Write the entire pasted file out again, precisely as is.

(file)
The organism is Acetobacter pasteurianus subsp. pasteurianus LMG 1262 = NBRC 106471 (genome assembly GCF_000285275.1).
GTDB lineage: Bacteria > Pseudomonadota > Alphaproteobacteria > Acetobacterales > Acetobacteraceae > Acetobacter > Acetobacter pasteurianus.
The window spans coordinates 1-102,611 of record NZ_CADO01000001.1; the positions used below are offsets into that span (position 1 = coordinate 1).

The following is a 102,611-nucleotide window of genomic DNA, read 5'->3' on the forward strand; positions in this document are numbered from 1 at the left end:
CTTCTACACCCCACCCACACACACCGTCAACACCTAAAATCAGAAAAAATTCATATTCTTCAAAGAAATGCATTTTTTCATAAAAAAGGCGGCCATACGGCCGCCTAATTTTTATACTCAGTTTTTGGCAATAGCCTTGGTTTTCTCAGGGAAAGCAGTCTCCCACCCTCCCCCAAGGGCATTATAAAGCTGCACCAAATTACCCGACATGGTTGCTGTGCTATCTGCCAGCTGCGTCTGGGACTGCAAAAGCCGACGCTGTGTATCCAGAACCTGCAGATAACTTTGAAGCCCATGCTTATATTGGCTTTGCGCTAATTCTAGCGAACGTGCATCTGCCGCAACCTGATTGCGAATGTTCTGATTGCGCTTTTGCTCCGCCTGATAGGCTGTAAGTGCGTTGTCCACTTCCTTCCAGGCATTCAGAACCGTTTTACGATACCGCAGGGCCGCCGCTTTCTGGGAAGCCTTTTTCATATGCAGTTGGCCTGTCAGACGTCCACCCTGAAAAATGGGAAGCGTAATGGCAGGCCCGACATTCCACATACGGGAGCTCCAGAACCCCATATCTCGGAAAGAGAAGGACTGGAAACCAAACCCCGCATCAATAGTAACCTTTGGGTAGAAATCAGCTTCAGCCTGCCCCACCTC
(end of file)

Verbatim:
The organism is Acetobacter pasteurianus subsp. pasteurianus LMG 1262 = NBRC 106471 (genome assembly GCF_000285275.1).
GTDB lineage: Bacteria > Pseudomonadota > Alphaproteobacteria > Acetobacterales > Acetobacteraceae > Acetobacter > Acetobacter pasteurianus.
The window spans coordinates 1-102,611 of record NZ_CADO01000001.1; the positions used below are offsets into that span (position 1 = coordinate 1).

The following is a 102,611-nucleotide window of genomic DNA, read 5'->3' on the forward strand; positions in this document are numbered from 1 at the left end:
CTTCTACACCCCACCCACACACACCGTCAACACCTAAAATCAGAAAAAATTCATATTCTTCAAAGAAATGCATTTTTTCATAAAAAAGGCGGCCATACGGCCGCCTAATTTTTATACTCAGTTTTTGGCAATAGCCTTGGTTTTCTCAGGGAAAGCAGTCTCCCACCCTCCCCCAAGGGCATTATAAAGCTGCACCAAATTACCCGACATGGTTGCTGTGCTATCTGCCAGCTGCGTCTGGGACTGCAAAAGCCGACGCTGTGTATCCAGAACCTGCAGATAACTTTGAAGCCCATGCTTATATTGGCTTTGCGCTAATTCTAGCGAACGTGCATCTGCCGCAACCTGATTGCGAATGTTCTGATTGCGCTTTTGCTCCGCCTGATAGGCTGTAAGTGCGTTGTCCACTTCCTTCCAGGCATTCAGAACCGTTTTACGATACCGCAGGGCCGCCGCTTTCTGGGAAGCCTTTTTCATATGCAGTTGGCCTGTCAGACGTCCACCCTGAAAAATGGGAAGCGTAATGGCAGGCCCGACATTCCACATACGGGAGCTCCAGAACCCCATATCTCGGAAAGAGAAGGACTGGAAACCAAACCCCGCATCAATAGTAACCTTTGGGTAGAAATCAGCTTCAGCCTGCCCCACCTC